Women of Armstrong Women’s Empowerment Center

Women of Armstrong Women's Empowerment Center

2008 is a year that Evelyn Akoth, 33, would rather forget. Not only was it marred with violence and destruction from the previous year’s election, it was also the year she became a widow.

“He was in an accident and died months later from complications of the injuries he had sustained. I never thought I would be a widow at 22 years old with four children,” she explains.

Pamela Odipo, 43, whose husband who also died in 2017, knows too well the burden of living as a widow. Left behind with seven children, her husband’s income as a watchman had been the main source
of income. This is because, as a fishmonger, she could not sustain a family of nine on her salary alone.

“When my husband died, I didn’t know where or how to start. Most of my children were still in school, I didn’t know how I would provide for them,” she says.

“He was in an accident and died months later from complications of the injuries he had sustained. I never thought I would be a widow at 22 years old with 4 children”

Although Evelyn and Pamela don’t feel sorry for themselves it’s important to understand that their backgrounds have a bearing on their present lives.

With her mother passing away and her absentee father, Evelyn was raised by her grandmother. She managed to sit for her final primary school exams but was not able to move forward to secondary school because of lack of school fees.

Pamela on the other hand, managed to reach class 8 but fell pregnant and had to drop out to take care of the baby, eventually getting married to the father of her baby.

These two bright women were not able to acquire a proper education, limiting their choices in life.

Unfortunately, the cycle has continued in the lives of some of their children.

“My first child, a daughter, is 20 years old and had to drop out of school last year because she fell pregnant. Her child is currently six months old. I no longer have just 4 mouths to feed but 5,” says Evelyn.

“My eldest 2 are married but none of them completed high school. I can only pray that the other 5 will be able to complete their schooling,” explains Pamela.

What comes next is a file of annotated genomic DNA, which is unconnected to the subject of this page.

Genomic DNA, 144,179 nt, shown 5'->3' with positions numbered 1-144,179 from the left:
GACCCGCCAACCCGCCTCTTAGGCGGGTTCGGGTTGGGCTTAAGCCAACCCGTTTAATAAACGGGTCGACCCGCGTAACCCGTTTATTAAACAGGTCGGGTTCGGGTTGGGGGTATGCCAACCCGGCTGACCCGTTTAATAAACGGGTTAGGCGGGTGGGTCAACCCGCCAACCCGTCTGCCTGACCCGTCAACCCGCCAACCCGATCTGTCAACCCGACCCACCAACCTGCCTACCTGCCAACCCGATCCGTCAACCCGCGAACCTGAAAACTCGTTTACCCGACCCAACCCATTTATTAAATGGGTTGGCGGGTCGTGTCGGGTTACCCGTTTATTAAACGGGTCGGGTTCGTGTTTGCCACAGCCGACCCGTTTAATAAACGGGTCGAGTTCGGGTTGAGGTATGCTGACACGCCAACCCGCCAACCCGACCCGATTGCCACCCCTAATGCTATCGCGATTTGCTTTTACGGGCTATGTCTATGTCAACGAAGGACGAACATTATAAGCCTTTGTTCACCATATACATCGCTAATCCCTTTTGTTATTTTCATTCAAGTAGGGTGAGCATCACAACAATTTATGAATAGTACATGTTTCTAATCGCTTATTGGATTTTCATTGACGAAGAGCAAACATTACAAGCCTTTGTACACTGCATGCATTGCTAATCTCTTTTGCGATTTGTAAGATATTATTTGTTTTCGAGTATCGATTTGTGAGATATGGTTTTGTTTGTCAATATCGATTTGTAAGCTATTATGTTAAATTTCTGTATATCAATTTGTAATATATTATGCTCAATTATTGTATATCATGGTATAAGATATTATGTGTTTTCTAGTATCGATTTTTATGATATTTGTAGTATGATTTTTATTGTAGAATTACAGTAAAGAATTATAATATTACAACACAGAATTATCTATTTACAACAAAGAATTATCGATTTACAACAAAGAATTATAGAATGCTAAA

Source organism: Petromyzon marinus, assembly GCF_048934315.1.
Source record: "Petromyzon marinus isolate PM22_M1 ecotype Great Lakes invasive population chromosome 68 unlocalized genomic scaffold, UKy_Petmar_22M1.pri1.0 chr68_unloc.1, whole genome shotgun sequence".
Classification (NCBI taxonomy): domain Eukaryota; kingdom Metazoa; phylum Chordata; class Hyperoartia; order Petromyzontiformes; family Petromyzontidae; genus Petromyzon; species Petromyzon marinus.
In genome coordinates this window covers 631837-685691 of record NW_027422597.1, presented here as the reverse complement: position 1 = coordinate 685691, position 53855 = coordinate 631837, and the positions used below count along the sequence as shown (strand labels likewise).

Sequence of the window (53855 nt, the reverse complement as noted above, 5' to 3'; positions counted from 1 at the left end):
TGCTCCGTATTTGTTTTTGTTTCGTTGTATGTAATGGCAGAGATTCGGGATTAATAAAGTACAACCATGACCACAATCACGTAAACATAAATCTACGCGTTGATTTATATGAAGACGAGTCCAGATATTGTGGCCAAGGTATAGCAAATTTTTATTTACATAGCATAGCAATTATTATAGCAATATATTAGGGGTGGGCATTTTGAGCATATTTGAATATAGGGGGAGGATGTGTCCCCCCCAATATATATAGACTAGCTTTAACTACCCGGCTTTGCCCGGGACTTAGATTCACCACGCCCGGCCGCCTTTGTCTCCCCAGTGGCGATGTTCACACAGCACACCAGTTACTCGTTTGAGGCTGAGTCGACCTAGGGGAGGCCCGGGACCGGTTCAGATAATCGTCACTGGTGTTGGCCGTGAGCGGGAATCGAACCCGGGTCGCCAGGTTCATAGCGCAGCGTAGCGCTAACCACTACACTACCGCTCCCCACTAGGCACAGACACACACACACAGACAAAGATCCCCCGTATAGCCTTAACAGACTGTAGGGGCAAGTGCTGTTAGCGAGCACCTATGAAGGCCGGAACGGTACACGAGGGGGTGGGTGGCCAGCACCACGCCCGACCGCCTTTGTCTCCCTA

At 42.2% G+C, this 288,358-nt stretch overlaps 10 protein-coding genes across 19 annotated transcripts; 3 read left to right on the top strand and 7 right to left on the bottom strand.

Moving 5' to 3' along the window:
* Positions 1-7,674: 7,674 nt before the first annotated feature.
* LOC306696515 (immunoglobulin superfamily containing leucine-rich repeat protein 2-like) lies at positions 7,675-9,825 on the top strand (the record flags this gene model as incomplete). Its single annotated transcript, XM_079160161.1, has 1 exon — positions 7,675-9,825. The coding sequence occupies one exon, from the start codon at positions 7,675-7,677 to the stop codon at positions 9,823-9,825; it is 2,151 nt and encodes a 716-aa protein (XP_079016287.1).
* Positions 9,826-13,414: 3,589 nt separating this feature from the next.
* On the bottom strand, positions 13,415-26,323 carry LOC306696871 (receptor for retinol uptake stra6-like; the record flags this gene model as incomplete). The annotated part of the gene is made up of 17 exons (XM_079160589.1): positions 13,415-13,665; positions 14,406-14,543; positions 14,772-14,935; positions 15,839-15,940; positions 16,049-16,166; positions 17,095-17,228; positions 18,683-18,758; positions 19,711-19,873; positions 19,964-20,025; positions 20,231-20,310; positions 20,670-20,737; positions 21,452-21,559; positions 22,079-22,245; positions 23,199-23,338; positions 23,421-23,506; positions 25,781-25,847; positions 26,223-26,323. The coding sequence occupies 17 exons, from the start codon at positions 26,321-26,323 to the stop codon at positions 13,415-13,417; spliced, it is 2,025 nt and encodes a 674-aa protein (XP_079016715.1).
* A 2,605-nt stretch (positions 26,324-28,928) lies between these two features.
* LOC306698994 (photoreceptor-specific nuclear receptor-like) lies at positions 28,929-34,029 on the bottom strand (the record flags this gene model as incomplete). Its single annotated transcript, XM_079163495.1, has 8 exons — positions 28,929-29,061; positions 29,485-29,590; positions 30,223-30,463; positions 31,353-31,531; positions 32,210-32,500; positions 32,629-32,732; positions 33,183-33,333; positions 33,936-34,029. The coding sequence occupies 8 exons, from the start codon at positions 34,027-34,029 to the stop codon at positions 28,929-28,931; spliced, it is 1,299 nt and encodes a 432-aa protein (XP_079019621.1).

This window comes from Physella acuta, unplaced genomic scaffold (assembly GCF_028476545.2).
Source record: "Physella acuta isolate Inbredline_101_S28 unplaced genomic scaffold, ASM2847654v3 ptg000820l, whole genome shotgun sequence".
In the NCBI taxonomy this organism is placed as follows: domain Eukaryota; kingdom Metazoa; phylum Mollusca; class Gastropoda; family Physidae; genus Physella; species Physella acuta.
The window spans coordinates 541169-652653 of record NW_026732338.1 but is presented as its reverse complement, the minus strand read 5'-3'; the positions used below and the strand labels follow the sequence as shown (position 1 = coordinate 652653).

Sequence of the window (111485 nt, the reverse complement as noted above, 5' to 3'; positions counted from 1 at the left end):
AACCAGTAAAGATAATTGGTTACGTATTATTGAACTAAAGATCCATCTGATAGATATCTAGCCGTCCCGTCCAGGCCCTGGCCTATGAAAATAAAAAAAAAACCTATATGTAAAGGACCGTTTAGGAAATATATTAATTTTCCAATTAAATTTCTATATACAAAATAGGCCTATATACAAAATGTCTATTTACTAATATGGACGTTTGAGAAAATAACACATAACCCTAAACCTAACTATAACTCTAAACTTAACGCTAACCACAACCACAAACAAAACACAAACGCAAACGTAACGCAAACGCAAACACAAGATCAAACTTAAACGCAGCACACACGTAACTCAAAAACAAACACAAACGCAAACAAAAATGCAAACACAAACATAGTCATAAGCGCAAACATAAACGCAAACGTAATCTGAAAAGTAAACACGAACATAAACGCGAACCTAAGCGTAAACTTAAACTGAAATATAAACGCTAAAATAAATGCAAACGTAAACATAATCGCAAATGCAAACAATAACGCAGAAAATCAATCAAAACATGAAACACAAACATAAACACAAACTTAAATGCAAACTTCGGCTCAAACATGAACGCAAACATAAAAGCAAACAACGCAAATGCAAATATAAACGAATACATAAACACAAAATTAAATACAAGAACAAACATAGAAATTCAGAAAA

Both joining Armstrong at the beginning of 2018, they have gained invaluable skills enabling them to supplement their income with the skills they have learnt at Armstrong.

Evelyn did menial jobs prior to joining Armstrong. She has learnt not only on savings and loans but she can now comfortably make doormats, fireless baskets and peanut butter which she then sells.

Both joining Armstrong at the beginning of 2018, they have gained invaluable skills enabling them to supplement their income with the skills they have learnt at Armstrong.

Making a profit of approximately Ksh. 100/= per day, Pamela’s business is not able to sustain her family on its own; the income from the activities at Armstrong offers her the opportunity to increase on her income.

Most importantly, Armstrong has offered both women a place they can come and seek help for the various challenges they face in their communities. They have found counsel and companionship in each other.

What do they think can be done to improve the lives of girls and women in their community?

“Vocational training that will enable them to earn a living and not get married early because they have no other option,” says Evelyn.

Pamela and Evelyn are both active members of their respective church choirs and are very optimistic about their future.

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